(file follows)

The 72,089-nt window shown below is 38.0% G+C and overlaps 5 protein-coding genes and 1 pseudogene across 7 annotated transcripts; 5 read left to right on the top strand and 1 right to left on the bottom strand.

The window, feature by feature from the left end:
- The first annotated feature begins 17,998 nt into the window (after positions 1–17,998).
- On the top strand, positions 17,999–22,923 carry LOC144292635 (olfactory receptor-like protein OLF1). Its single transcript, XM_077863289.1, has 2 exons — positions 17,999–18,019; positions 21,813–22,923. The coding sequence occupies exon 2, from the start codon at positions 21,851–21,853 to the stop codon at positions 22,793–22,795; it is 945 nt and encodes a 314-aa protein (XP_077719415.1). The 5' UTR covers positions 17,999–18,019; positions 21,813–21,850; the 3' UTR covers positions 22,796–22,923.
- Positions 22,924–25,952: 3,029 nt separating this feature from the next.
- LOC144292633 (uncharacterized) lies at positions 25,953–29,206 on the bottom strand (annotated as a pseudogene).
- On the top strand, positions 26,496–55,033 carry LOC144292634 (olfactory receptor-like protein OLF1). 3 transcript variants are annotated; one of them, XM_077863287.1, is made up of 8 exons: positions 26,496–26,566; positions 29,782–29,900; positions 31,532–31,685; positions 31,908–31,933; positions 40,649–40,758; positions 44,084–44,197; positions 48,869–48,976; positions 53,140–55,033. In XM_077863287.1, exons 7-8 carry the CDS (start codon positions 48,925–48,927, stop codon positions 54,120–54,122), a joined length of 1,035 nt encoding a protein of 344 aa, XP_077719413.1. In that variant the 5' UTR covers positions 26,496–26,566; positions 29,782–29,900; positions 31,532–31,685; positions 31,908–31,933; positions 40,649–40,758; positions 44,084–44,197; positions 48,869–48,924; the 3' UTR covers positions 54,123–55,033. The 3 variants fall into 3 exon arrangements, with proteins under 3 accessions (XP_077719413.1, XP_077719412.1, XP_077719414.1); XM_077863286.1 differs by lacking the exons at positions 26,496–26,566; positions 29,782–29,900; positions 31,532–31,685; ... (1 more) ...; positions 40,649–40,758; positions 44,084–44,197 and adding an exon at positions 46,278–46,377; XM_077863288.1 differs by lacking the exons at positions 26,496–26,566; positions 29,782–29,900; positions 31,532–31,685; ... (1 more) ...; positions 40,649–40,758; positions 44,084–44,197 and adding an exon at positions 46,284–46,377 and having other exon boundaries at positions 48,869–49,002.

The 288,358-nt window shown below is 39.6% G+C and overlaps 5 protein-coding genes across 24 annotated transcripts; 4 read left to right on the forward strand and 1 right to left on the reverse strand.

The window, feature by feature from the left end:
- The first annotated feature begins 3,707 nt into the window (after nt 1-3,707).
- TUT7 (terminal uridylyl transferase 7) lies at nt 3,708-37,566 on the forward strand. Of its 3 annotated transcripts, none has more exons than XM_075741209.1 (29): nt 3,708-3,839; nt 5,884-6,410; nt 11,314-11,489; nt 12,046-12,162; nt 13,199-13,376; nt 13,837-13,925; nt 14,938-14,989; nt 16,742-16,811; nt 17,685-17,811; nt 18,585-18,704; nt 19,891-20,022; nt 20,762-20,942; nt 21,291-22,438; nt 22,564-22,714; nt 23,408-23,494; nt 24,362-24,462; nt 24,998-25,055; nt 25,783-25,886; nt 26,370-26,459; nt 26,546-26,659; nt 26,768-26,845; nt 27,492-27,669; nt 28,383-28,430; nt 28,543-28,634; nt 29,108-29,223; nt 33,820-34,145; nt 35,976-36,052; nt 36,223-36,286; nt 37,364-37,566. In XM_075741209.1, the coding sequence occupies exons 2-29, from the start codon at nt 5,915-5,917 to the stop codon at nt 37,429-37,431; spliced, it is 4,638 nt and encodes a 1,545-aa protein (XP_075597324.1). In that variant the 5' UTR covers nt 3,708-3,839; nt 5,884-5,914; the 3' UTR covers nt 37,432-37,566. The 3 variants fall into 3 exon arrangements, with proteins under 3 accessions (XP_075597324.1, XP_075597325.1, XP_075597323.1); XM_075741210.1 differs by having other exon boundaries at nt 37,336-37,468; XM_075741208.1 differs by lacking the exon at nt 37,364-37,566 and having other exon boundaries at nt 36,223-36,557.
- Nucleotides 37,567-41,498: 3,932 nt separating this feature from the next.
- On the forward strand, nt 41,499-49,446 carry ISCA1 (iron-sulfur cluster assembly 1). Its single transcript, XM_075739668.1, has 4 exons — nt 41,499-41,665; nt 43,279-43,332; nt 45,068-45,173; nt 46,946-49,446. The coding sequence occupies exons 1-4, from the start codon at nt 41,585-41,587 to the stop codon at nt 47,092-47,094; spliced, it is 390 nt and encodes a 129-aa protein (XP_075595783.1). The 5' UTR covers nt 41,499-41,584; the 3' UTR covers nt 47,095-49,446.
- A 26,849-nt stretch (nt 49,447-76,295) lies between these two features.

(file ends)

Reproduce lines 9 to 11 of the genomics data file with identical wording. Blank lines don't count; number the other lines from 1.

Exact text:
The window, feature by feature from the left end:
- The first annotated feature begins 3,707 nt into the window (after nt 1-3,707).
- TUT7 (terminal uridylyl transferase 7) lies at nt 3,708-37,566 on the forward strand. Of its 3 annotated transcripts, none has more exons than XM_075741209.1 (29): nt 3,708-3,839; nt 5,884-6,410; nt 11,314-11,489; nt 12,046-12,162; nt 13,199-13,376; nt 13,837-13,925; nt 14,938-14,989; nt 16,742-16,811; nt 17,685-17,811; nt 18,585-18,704; nt 19,891-20,022; nt 20,762-20,942; nt 21,291-22,438; nt 22,564-22,714; nt 23,408-23,494; nt 24,362-24,462; nt 24,998-25,055; nt 25,783-25,886; nt 26,370-26,459; nt 26,546-26,659; nt 26,768-26,845; nt 27,492-27,669; nt 28,383-28,430; nt 28,543-28,634; nt 29,108-29,223; nt 33,820-34,145; nt 35,976-36,052; nt 36,223-36,286; nt 37,364-37,566. In XM_075741209.1, the coding sequence occupies exons 2-29, from the start codon at nt 5,915-5,917 to the stop codon at nt 37,429-37,431; spliced, it is 4,638 nt and encodes a 1,545-aa protein (XP_075597324.1). In that variant the 5' UTR covers nt 3,708-3,839; nt 5,884-5,914; the 3' UTR covers nt 37,432-37,566. The 3 variants fall into 3 exon arrangements, with proteins under 3 accessions (XP_075597324.1, XP_075597325.1, XP_075597323.1); XM_075741210.1 differs by having other exon boundaries at nt 37,336-37,468; XM_075741208.1 differs by lacking the exon at nt 37,364-37,566 and having other exon boundaries at nt 36,223-36,557.